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OSHA requirements are set by statute, standards and regulations. Our interpretation letters explain these requirements and how they apply to particular circumstances, but they cannot create additional employer obligations. This letter constitutes OSHA's interpretation of the requirements discussed. Note that our enforcement guidance may be affected by changes to OSHA rules. Also, from time to time we update our guidance in response to new information. To keep apprised of such developments, you can consult OSHA's website at

November 15, 1990

Mr. Kirk E. Osgood
CDC Inc.
10450 Brockwood Road
Dallas, Texas 75238

Dear Mr. Osgood:

In response to your inquiry of April 25, the Occupational Safety and Health Administration (OSHA) sent you, on July 10, a letter of interpretation of the OSHA standard 29 CFR 1910.66(e)(2)(iii)(A)(5) that pertains to intermittent stabilization system building anchors and components for powered platforms for exterior building maintenance. OSHA interpreted that "..each anchor or component associated with the intermittent stabilization system (described in the OSHA standard for exterior building maintenance), shall be capable of sustaining a minimum wind load of 300 pounds. The components must sustain at least four times the anticipated wind load of 300 pounds. Therefore, the minimum ultimate design load for these components is 1200 pounds." Several inquiries have been made since then, by various consulting groups questioning the accuracy of that interpretation.

The above design load (1200 pounds) was estimated based on adverse weather conditions, with a wind speed of 100 miles per hour (mph) and with a safety factor of four included in the design load calculation.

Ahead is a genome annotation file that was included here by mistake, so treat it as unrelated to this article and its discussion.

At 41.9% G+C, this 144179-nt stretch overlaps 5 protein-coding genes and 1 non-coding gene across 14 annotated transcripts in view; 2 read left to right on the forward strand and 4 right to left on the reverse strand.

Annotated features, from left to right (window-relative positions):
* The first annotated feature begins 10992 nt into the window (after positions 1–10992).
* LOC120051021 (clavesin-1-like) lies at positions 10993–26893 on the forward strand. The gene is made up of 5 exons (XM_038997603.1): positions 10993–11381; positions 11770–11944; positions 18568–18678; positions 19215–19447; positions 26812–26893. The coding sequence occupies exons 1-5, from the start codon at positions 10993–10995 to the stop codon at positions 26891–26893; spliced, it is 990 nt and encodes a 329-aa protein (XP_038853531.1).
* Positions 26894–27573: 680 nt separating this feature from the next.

Based on the fact that employees are not allowed to use powered platforms during such adverse conditions (any wind velocity over 25 mph), and on the fact that OSHA has previously issued instruction on this subject, OSHA Instruction STD 1-3.3, dated November 1, 1982 (copy enclosed), OSHA has reevaluated the above interpretation in light of both the facts mentioned earlier, and of information submitted by various consulting engineers questioning OSHA's interpretation.

The design load for intermittent stabilization system or its components need not consider such an adverse condition (i.e 100 mph wind speed). However, at wind velocity of approximately 75 mph, which is a velocity that was considered in the development of the OSHA Instruction STD 1-3.3, and which is also an adverse condition with a wind velocity three times the limit for allowable working conditions, the load from this wind would be approximately 150 pounds. When a safety factor of four is applied, as required under the OSHA standard at 1910.66(e)(2)(ii)(A)(5), the minimum ultimate design load for these components is 600 pounds. If two anchors share the wind loading, the ultimate design load for each anchor is 300 pounds. However, if the loading is not shared, the ultimate design load for each anchor is 600 pounds.

We apologize for any inconvenience caused to you by our earlier interpretation. Thank you for your interest in safety and health.


Patricia K. Clark, Director
Directorate of Compliance Programs